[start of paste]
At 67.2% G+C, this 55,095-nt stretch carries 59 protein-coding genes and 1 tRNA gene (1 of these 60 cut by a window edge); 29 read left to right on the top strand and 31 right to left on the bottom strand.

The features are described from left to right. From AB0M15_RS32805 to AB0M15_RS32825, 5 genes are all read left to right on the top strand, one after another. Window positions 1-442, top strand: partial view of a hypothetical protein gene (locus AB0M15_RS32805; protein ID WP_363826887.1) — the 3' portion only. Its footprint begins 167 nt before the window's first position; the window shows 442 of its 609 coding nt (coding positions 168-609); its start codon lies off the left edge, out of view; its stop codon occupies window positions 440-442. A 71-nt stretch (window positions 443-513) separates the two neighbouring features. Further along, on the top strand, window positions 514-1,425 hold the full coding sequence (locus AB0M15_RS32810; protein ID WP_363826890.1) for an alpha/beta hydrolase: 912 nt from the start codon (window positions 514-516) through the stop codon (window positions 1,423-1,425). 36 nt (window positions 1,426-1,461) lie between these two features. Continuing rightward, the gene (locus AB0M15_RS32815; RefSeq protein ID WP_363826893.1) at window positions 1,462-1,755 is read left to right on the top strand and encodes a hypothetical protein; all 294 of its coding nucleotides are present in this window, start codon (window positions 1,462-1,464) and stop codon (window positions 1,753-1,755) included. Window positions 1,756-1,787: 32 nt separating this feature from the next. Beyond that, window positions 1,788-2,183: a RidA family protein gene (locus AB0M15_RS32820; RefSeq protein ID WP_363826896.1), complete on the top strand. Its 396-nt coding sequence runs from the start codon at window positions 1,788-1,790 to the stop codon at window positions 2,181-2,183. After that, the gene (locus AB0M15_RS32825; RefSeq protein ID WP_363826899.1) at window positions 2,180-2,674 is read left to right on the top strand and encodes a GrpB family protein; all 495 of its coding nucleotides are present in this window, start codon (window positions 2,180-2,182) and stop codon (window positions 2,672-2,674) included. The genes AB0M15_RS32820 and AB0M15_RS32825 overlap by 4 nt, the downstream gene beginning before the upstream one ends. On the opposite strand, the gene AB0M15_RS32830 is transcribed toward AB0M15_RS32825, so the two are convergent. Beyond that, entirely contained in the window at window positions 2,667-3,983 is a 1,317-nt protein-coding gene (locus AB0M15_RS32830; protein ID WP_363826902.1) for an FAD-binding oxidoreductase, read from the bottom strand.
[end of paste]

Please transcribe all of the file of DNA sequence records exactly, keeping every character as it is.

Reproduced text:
At 67.2% G+C, this 55,095-nt stretch carries 59 protein-coding genes and 1 tRNA gene (1 of these 60 cut by a window edge); 29 read left to right on the top strand and 31 right to left on the bottom strand.

The features are described from left to right. From AB0M15_RS32805 to AB0M15_RS32825, 5 genes are all read left to right on the top strand, one after another. Window positions 1-442, top strand: partial view of a hypothetical protein gene (locus AB0M15_RS32805; protein ID WP_363826887.1) — the 3' portion only. Its footprint begins 167 nt before the window's first position; the window shows 442 of its 609 coding nt (coding positions 168-609); its start codon lies off the left edge, out of view; its stop codon occupies window positions 440-442. A 71-nt stretch (window positions 443-513) separates the two neighbouring features. Further along, on the top strand, window positions 514-1,425 hold the full coding sequence (locus AB0M15_RS32810; protein ID WP_363826890.1) for an alpha/beta hydrolase: 912 nt from the start codon (window positions 514-516) through the stop codon (window positions 1,423-1,425). 36 nt (window positions 1,426-1,461) lie between these two features. Continuing rightward, the gene (locus AB0M15_RS32815; RefSeq protein ID WP_363826893.1) at window positions 1,462-1,755 is read left to right on the top strand and encodes a hypothetical protein; all 294 of its coding nucleotides are present in this window, start codon (window positions 1,462-1,464) and stop codon (window positions 1,753-1,755) included. Window positions 1,756-1,787: 32 nt separating this feature from the next. Beyond that, window positions 1,788-2,183: a RidA family protein gene (locus AB0M15_RS32820; RefSeq protein ID WP_363826896.1), complete on the top strand. Its 396-nt coding sequence runs from the start codon at window positions 1,788-1,790 to the stop codon at window positions 2,181-2,183. After that, the gene (locus AB0M15_RS32825; RefSeq protein ID WP_363826899.1) at window positions 2,180-2,674 is read left to right on the top strand and encodes a GrpB family protein; all 495 of its coding nucleotides are present in this window, start codon (window positions 2,180-2,182) and stop codon (window positions 2,672-2,674) included. The genes AB0M15_RS32820 and AB0M15_RS32825 overlap by 4 nt, the downstream gene beginning before the upstream one ends. On the opposite strand, the gene AB0M15_RS32830 is transcribed toward AB0M15_RS32825, so the two are convergent. Beyond that, entirely contained in the window at window positions 2,667-3,983 is a 1,317-nt protein-coding gene (locus AB0M15_RS32830; protein ID WP_363826902.1) for an FAD-binding oxidoreductase, read from the bottom strand.